Arts + CultureJune 03, 2024 / 5 minute read

The Beatles Aussie tour tapes to play after 60 years

Fans of The Beatles may remember them touring Australia in 1964 like it was Yesterday, especially now Logan is reigniting ‘the fab four’ hype with the unearthing of never-before-released audio tapes recorded 60 years ago.

To mark the 60th anniversary of The Beatles Australasian tour, one of the country’s foremost experts on the famous Liverpool group is holding free public events in City of Logan during June, where he will play the unearthed tapes for the first time in public.

Jeff Black, of Toowoomba, is bringing his wealth of Beatles knowledge and part of his rare memorabilia collection to Logan Libraries to celebrate the tour anniversary.

‘New material is still being discovered, even after 60 years,’ Jeff says.

‘There are 3 tapes never heard before and they came from people who worked in radio stations and had access to material that the general public didn’t have.

‘One came from Brisbane from a person who had the foresight to not only record an event in Brisbane on their tape recorder, but has kept it for 60 years.’

Jeff will be playing segments of the tapes during his presentations at Logan Central Library on 8 June, and at Logan West Library on 29 June.

‘These will be things that haven’t been heard in 60 years!’

Jeff has spent 2 decades assisting the National Film and Sound Archive in Canberra with their collection of Beatles spoken-word recordings from the Australasian tour of June, 1964. In Logan he will speak about how The Beatles revolutionised music and culture, to coincide with a display of his memorabilia from June 3 to 29.

‘They became the biggest band in the world but at the time of the Australasian tour, the promoters in Australia got The Beatles for 1500 pounds a week. After Australia, the band could command their own prices and within 2 months of leaving Australia, they could command 50,000 US dollars a show!’

The Beatles on stage in Brisbane, 1964.

People visiting the Logan Libraries displays can view all-things Beatles, from ticket stubs, trinkets and plastic wigs to a rare gold record from EMI New Zealand acknowledging $1 million of sales for the album A Hard Day’s Night.

Jeff explains how closely timed the Australian tour was to the 4 musicians reaching the heights of global fame, with the band attending the England premiere of their film A Hard Day’s Night just one week after departing Australia.

In Jeff’s library talks, he will discuss how The Beatles are still greatly admired today – Sir Paul McCartney turns 82 this month, Ringo Starr (Sir Richard Starkey) turns 84 in July, while George Harrison died from cancer in 2001 at age 58, and John Lennon was murdered in 1980, when aged 40.

‘Their music is timeless and the music they created was so different and so innovative that all the other bands were trying to catch up to what The Beatles were doing,’ Jeff says.

‘A song like Yesterday, where Paul just sings with a string quartet – up until that moment no other band would even dare play against a string quartet. Then they discovered Indian music, then they discovered psychedelia and you get the weirdness of Strawberry Fields and I Am The Walrus, then they explored rock with a song like Back In The USSR.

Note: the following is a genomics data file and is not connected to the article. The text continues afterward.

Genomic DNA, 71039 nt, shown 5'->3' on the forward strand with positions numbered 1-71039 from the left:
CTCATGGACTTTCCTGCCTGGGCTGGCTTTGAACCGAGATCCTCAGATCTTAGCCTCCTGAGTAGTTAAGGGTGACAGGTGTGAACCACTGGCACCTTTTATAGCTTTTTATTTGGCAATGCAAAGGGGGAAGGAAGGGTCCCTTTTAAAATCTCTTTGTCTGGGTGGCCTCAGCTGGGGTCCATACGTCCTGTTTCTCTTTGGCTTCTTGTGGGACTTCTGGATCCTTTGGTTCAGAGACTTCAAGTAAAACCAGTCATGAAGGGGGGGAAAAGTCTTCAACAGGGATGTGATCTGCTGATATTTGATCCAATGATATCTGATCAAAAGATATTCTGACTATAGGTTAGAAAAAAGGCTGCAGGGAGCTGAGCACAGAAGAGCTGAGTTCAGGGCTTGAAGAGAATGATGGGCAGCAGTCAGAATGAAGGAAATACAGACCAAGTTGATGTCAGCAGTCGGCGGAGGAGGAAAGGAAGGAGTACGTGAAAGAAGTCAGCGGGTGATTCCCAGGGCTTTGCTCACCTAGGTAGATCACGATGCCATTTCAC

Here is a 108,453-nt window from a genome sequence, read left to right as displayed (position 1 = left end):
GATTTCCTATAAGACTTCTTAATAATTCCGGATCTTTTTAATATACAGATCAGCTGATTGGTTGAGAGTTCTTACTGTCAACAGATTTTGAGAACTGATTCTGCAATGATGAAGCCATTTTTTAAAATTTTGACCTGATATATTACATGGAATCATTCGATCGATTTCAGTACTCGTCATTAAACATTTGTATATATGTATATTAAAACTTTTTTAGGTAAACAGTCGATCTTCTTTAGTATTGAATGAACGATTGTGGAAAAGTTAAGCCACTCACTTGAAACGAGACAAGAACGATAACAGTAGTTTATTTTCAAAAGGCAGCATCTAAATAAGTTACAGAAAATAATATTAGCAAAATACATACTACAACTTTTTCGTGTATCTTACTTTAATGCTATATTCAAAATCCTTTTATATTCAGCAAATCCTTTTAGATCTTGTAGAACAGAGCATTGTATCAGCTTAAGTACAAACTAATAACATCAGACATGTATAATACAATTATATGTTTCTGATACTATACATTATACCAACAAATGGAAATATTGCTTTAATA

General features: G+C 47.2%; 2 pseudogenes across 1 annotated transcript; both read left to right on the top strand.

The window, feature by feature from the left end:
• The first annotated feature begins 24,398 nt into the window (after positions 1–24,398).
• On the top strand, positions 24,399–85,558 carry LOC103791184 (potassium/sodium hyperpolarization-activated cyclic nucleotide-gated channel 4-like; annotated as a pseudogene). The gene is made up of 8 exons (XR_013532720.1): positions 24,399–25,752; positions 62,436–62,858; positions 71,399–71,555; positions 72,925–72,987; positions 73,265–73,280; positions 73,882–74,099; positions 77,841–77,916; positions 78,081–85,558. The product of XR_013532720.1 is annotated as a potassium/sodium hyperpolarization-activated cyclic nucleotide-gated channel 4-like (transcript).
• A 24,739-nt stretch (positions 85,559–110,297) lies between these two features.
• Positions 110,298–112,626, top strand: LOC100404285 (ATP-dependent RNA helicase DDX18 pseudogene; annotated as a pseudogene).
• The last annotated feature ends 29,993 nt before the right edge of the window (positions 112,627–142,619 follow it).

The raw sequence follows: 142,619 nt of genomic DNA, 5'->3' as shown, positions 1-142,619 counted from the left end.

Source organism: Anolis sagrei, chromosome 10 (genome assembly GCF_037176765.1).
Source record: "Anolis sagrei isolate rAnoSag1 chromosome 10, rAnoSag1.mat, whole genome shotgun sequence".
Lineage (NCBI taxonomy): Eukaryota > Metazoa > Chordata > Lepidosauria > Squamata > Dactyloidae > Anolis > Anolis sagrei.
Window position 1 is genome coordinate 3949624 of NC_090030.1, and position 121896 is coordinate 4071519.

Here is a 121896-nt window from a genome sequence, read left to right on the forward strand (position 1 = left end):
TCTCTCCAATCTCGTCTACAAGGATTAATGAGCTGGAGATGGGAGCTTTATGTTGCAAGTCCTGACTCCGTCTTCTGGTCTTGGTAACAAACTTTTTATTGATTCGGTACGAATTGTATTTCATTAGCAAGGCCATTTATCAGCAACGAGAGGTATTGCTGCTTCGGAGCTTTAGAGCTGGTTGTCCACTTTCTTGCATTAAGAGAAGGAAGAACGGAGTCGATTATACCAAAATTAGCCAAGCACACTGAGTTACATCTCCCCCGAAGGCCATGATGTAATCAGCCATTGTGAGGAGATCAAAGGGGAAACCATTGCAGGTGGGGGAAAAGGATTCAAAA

‘Their talent as songwriters, their willingness to go off in other directions, they explored things that had not been done before … having 2 of the best songwriters in history in the band certainly helped with Lennon and McCartney, while George Harrison was also a brilliant songwriter – you only have to look at songs he wrote like Here Comes The Sun.’

Over his years of research, Jeff has spoken at length to members of the Australian media who interviewed the band, along with fans, hotel staff and those in the radio industry in that era.

He is looking forward to connecting with other Beatles fans at his library talks who experienced the tour and perhaps even played a part through their work at the time.

‘I’d love to hear from them,’ Jeff says. ‘I remember the first Beatles single I bought – Paperback Writer in late 1966 from Palings in Queen Street, Brisbane. It’s still my favourite Beatles song.’

Jeff also hopes younger music fans will gain some insight into what ‘all the fuss’ is about.

‘In 500 years’ time people will be looking at the history of music, at Mozart, at Beethoven, and at Lennon and McCartney.’

His exhibition is called Welcome To Australia: Which One Am I Talking To?, which was the first question asked of the band by a journalist when they landed in Australia. The talks will be multi-media presentations with opportunities for questions and story-telling from the room.

The Logan Central Library Talk is Ringo, rain and rowdy crowds on Saturday, 8 June, from 10:00 am to 12:00 pm.

The Logan West Library Talk is Hotels, halls, waterfalls and a mystery tape on Saturday, 29 June, 10:00 am to 12:00 pm, and 1:00 pm to 3:00 pm.

For bookings to the events at Logan Central Library and Logan West Library, go to The Beatles 1964 Australasian tour: “Welcome to Australia, which one am I talking to?” – Logan City Council Libraries (

By Rachel Syers

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